The majority of American, English and Italian authors from the end of the 1800s to the modern 1980s agree: the invention of gin is to be attributed to a Dutchman, Franciscus de la Boë or de la Bouve, according to the sources. A doctor who began distilling juniper in search of a diuretic for tired kidneys.
However, in recent years, a guru of Mixology and Cocktail Culture, Gary Regan, advanced the hypothesis according to which the origin of the distillate must be traced back to Italy. In support of his thesis, the expert, who passed away in 2019, pointed to three clues: the Italian excellence in the cultivation of juniper, the impetus to the distillation process brought by the School of Salerno, the biggest European medical institution during the Middle Ages, and finally the creation, again by the School of Salerno, of the first botanical garden that would later spread to the rest of Italy.
It is documented that the innovations of alchemists, doctors, religious orders and metalsmiths contributed to the qualitative evolution of grappas and spirits. Gin is the topic of discussion. However, the birth of the Italian gin phenomenon has deep roots and is not based on improvisation.
Italian gins are charting a gustatory trajectory, but they also stand out for another thing: their packaging is beautiful. So beautiful, that our selection starts with the bottles as well as the content.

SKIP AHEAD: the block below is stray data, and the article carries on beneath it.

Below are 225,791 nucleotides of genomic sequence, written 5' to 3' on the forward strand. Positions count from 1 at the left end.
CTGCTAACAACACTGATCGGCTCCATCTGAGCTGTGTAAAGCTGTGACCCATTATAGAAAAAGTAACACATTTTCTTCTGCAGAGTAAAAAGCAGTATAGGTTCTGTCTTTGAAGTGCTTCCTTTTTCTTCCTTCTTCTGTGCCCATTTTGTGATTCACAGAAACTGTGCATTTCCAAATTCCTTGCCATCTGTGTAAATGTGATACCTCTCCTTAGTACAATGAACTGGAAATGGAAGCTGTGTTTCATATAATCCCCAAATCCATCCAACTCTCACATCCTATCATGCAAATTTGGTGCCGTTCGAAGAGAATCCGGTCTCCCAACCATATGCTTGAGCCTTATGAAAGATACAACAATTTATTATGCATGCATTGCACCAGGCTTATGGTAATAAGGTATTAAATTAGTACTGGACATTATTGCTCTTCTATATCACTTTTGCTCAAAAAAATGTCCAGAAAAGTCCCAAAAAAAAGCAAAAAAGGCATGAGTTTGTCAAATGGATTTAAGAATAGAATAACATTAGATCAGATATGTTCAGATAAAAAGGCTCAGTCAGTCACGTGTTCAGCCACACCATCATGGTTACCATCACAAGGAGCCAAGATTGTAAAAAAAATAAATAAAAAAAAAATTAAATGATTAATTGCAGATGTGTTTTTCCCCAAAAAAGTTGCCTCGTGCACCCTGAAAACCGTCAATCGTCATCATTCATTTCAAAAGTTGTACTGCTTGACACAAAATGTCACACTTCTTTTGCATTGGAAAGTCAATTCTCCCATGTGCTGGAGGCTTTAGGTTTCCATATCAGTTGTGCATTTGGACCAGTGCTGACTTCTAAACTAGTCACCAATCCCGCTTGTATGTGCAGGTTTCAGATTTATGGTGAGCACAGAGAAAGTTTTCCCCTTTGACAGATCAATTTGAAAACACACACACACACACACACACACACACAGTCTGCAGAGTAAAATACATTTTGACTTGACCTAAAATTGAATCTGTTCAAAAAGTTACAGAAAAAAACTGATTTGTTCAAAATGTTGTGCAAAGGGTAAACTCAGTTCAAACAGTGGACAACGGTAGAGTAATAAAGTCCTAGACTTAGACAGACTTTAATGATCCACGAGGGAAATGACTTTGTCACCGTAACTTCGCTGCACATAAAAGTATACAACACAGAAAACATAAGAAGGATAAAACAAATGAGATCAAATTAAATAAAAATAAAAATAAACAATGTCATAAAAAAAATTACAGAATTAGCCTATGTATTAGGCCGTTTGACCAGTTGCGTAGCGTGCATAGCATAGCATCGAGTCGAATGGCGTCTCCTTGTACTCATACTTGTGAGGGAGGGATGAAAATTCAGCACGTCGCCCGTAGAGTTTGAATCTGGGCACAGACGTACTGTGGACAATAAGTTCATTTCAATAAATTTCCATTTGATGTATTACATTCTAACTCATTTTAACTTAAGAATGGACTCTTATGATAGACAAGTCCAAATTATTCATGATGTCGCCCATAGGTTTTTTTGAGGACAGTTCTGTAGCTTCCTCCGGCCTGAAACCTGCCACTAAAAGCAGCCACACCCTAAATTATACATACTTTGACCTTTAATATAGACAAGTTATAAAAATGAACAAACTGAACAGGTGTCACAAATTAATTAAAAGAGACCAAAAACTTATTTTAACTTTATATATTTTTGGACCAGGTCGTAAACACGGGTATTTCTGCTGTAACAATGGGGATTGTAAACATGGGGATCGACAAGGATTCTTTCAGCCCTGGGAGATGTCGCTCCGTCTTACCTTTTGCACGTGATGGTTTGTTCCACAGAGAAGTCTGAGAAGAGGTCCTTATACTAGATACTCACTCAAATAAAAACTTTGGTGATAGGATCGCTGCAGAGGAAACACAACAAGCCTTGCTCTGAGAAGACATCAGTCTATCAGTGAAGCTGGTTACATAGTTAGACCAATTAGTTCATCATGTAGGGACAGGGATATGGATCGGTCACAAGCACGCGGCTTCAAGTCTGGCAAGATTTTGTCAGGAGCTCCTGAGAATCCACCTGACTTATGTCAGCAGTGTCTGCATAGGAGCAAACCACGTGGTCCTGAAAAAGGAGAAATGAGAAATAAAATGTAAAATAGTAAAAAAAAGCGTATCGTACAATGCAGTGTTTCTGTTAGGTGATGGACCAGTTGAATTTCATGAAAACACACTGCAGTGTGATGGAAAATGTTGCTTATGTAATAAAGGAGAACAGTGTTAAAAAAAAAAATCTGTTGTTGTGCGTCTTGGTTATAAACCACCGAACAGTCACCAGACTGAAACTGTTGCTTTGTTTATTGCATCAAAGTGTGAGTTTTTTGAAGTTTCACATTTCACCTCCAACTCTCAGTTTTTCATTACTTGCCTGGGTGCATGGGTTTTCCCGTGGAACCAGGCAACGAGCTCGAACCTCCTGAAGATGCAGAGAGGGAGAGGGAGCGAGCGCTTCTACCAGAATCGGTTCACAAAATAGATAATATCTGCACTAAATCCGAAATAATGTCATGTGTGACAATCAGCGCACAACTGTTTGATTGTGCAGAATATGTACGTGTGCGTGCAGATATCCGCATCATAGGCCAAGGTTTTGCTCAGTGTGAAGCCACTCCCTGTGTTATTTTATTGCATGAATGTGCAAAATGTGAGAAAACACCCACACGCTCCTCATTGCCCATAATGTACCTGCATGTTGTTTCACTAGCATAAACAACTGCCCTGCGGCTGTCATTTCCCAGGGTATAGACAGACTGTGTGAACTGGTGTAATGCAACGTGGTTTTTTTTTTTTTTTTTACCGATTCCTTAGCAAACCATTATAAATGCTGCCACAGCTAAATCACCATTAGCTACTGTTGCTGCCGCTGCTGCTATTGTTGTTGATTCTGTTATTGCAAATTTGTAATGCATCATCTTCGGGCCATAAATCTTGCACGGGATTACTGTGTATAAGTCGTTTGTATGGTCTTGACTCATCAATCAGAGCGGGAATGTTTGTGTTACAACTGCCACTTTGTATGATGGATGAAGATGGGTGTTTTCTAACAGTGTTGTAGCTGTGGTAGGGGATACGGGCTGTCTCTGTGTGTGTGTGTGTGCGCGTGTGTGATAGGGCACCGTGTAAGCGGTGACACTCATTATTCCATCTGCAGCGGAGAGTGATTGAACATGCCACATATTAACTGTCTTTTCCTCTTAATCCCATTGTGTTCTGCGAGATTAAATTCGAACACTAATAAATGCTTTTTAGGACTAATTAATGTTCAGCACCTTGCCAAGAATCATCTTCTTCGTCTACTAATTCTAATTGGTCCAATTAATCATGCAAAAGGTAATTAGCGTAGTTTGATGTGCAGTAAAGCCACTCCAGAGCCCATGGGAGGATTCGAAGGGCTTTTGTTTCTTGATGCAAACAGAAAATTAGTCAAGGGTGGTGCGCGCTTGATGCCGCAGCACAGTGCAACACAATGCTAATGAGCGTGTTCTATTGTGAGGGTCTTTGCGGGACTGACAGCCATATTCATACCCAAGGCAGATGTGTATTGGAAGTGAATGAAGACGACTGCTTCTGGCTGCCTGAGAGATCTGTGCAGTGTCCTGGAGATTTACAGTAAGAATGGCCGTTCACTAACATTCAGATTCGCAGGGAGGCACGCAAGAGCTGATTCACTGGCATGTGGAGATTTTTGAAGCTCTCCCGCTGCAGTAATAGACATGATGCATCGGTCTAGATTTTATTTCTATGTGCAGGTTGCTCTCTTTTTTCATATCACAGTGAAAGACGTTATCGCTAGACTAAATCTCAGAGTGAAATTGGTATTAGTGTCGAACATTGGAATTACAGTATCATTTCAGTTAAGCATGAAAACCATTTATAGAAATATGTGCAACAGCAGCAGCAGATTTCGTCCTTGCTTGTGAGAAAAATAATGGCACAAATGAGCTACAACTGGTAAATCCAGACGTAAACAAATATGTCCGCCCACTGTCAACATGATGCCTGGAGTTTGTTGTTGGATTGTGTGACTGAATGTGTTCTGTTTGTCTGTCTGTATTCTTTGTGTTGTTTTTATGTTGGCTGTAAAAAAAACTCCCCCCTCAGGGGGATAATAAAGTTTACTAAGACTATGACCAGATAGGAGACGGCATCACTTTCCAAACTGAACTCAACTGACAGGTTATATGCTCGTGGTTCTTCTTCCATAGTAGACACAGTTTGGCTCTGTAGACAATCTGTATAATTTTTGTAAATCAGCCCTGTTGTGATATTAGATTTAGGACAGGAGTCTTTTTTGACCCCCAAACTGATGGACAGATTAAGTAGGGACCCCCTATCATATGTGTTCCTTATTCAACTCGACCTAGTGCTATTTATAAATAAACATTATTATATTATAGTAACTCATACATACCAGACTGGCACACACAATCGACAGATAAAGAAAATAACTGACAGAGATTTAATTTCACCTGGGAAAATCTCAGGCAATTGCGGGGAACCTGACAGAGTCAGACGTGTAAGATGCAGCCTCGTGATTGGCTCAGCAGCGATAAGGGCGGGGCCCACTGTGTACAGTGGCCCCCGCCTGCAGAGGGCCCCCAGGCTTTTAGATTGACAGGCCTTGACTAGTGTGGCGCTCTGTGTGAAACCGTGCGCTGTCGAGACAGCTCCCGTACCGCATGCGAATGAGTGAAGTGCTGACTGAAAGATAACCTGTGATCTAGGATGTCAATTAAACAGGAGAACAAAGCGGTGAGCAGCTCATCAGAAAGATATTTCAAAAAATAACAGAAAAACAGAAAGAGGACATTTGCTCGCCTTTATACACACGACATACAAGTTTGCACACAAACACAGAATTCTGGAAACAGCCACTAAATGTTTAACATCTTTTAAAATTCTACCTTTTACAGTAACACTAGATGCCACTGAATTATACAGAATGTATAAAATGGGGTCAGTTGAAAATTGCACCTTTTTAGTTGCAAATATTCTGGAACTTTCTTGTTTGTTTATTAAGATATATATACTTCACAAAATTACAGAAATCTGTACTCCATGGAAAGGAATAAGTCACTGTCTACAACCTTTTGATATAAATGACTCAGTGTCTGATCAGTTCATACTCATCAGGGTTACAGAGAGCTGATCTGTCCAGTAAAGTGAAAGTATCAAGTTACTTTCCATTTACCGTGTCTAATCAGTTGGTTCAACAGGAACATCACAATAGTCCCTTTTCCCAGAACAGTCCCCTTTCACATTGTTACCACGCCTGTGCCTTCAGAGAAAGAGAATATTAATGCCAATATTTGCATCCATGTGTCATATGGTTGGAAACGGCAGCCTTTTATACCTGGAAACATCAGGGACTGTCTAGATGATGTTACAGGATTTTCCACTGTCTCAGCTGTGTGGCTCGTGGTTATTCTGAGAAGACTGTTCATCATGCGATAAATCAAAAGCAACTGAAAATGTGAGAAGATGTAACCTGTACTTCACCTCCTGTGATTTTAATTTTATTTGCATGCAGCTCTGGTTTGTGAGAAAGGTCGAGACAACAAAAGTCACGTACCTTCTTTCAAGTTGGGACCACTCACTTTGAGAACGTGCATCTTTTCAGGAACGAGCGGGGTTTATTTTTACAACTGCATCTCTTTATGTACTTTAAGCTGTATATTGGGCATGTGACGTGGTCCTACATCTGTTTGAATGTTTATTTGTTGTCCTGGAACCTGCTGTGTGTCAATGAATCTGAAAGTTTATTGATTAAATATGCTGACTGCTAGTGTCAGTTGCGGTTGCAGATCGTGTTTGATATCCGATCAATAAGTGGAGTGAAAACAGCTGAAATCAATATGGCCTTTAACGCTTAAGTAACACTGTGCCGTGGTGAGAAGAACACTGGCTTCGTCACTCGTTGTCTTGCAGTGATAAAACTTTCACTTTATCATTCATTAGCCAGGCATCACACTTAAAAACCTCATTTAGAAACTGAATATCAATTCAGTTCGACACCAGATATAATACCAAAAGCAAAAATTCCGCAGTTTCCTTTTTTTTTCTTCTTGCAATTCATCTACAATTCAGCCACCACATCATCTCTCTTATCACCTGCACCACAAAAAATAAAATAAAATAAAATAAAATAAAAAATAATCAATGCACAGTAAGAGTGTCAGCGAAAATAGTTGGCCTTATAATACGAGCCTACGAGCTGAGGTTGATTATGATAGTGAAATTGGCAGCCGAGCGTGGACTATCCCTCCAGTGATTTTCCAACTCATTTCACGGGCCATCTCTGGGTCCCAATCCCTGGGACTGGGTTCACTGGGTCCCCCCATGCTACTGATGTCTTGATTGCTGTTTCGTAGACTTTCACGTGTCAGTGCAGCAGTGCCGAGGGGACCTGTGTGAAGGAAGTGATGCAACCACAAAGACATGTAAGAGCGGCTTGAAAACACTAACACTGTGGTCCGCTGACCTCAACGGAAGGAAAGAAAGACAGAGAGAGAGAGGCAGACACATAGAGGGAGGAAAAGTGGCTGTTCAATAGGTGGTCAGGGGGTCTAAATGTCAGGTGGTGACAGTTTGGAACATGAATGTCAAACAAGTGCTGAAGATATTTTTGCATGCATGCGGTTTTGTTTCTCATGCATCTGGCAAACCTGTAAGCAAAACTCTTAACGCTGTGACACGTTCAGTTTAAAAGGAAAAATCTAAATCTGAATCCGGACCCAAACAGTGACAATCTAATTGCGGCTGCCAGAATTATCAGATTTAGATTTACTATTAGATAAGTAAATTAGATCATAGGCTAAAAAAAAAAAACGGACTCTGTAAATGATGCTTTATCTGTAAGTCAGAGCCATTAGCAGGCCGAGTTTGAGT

From the Latin, "Gin of the island", or Sicily. This distillate that tastes of sun and sea is made with botanicals exclusively cultivated in Sicily: lemon, sweet and bitter orange and mandarin, carob, Ispica sesame, Bronte pistachios and Noto almonds, jasmine. Insulae is a Small Batch-Distilled Gin, with batches of up to 1000 liters and made in old flame-fed copper stills. The alcohol by volume is 42%, and the alcohol used is exclusively from Italian cereals.
The first Italian gin with saffron, made by the company Il re dei re with twenty selected botanicals, distilled at low temperatures in copper stills. Together with the notes of saffron and Tuscan and organic juniper berries, notes of citrus and herbs stand out, ending with a long, spicy finish. Soft and persistent gin with notes of saffron. Botanicals also include orris, iris root and cardamom.
A London dry gin with an absolutely distinctive recipe, thanks to the citric notes of the Pompia, or Sa Pumpia, an ancient Sardinian citrus fruit among the rarest in the world, with a very fragrant, rough and thick peel, which since 2004 has been part of a project for the safeguarding of biodiversity. This is the characterizing ingredient of this gin that was created in San Teodoro, on the north-eastern coast of Sardinia.